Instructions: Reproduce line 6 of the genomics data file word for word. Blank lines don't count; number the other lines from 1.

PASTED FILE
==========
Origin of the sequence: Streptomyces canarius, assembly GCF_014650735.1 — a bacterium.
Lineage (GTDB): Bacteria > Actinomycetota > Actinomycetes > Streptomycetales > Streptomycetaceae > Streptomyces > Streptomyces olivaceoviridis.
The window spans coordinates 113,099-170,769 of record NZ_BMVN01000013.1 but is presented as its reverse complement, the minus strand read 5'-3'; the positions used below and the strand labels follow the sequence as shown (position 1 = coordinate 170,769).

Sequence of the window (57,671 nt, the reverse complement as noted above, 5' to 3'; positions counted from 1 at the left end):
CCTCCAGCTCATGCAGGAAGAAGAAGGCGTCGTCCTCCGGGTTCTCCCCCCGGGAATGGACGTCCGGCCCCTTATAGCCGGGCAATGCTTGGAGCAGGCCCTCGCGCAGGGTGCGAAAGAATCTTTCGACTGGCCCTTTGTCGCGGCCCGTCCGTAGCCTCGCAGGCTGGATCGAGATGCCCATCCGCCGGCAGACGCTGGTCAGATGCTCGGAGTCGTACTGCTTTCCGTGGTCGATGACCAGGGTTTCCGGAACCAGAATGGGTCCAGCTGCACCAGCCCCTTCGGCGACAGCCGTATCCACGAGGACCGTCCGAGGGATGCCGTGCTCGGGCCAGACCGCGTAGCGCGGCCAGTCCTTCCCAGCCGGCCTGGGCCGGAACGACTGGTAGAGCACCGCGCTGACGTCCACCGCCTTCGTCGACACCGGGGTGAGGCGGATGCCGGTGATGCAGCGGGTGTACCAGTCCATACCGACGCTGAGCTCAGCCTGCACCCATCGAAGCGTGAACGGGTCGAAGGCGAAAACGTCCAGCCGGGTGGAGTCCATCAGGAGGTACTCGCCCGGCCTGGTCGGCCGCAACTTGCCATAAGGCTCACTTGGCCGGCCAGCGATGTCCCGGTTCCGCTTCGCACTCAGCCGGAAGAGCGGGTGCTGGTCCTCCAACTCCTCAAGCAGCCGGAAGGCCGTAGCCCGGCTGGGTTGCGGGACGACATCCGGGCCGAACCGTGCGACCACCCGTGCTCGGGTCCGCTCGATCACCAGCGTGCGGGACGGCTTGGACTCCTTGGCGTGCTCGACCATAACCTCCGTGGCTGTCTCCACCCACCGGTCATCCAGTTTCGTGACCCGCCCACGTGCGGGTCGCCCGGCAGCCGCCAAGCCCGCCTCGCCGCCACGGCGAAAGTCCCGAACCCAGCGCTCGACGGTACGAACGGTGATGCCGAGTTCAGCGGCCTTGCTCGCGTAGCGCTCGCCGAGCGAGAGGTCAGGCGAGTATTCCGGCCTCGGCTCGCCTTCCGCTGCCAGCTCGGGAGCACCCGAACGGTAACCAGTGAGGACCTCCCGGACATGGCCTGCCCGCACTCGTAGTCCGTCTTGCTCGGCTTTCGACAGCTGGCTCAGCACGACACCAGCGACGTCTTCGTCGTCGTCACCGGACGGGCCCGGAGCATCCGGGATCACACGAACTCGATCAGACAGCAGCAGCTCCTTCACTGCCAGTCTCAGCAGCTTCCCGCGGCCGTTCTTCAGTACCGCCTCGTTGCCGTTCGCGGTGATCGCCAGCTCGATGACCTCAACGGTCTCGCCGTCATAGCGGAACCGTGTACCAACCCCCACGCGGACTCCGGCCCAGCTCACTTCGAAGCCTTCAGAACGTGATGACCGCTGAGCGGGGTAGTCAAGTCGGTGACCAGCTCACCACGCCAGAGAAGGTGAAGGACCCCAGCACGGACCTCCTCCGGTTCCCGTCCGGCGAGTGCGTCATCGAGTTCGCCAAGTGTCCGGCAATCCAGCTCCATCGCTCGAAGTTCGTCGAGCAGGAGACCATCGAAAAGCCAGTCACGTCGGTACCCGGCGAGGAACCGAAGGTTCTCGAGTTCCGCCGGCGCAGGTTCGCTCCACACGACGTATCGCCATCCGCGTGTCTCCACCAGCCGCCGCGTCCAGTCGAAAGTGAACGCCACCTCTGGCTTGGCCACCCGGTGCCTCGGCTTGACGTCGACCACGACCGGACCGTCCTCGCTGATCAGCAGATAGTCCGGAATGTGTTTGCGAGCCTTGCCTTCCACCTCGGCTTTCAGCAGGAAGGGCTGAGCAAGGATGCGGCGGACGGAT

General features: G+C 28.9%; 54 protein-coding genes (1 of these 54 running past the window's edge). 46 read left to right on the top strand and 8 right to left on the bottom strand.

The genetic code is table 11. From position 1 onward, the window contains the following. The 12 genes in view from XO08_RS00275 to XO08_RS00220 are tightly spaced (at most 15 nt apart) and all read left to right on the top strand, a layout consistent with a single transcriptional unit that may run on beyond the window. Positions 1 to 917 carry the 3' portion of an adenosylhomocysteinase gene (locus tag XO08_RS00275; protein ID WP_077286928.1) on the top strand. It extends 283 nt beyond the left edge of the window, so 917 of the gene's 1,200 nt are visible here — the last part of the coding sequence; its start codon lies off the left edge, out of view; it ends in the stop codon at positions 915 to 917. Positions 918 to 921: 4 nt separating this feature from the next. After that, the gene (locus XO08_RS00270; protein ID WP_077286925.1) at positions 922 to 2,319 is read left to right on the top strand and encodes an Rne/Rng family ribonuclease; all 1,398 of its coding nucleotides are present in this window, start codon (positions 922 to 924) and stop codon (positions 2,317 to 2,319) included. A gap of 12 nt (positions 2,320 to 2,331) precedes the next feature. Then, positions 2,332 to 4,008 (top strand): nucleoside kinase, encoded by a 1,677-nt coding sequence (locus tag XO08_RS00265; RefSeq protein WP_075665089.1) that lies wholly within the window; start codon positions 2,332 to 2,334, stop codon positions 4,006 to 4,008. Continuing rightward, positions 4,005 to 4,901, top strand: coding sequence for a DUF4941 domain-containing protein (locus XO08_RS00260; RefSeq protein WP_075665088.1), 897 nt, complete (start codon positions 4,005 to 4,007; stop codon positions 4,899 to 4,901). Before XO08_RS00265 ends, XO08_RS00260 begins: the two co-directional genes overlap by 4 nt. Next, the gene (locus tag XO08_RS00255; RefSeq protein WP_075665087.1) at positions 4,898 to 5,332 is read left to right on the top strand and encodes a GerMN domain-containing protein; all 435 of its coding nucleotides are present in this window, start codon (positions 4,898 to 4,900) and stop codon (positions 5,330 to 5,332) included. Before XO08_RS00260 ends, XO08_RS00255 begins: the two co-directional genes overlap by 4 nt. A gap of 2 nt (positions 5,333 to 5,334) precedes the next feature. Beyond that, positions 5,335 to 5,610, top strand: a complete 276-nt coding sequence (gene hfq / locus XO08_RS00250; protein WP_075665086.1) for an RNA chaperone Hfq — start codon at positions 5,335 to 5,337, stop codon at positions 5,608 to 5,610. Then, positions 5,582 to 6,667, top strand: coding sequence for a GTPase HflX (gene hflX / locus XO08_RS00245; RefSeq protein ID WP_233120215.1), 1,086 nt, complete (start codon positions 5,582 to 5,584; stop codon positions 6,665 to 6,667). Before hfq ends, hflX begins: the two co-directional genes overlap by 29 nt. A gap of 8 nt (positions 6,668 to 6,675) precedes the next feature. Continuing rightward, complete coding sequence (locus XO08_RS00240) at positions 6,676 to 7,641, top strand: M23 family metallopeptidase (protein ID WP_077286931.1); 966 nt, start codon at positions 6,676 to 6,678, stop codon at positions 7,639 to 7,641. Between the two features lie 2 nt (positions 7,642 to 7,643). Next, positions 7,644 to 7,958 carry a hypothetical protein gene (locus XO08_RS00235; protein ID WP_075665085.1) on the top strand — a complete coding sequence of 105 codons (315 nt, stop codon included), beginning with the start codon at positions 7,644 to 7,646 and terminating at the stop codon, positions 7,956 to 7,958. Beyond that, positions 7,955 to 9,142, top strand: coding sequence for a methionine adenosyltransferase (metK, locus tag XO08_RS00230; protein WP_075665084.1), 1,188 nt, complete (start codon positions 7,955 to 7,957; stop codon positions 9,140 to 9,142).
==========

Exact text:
General features: G+C 28.9%; 54 protein-coding genes (1 of these 54 running past the window's edge). 46 read left to right on the top strand and 8 right to left on the bottom strand.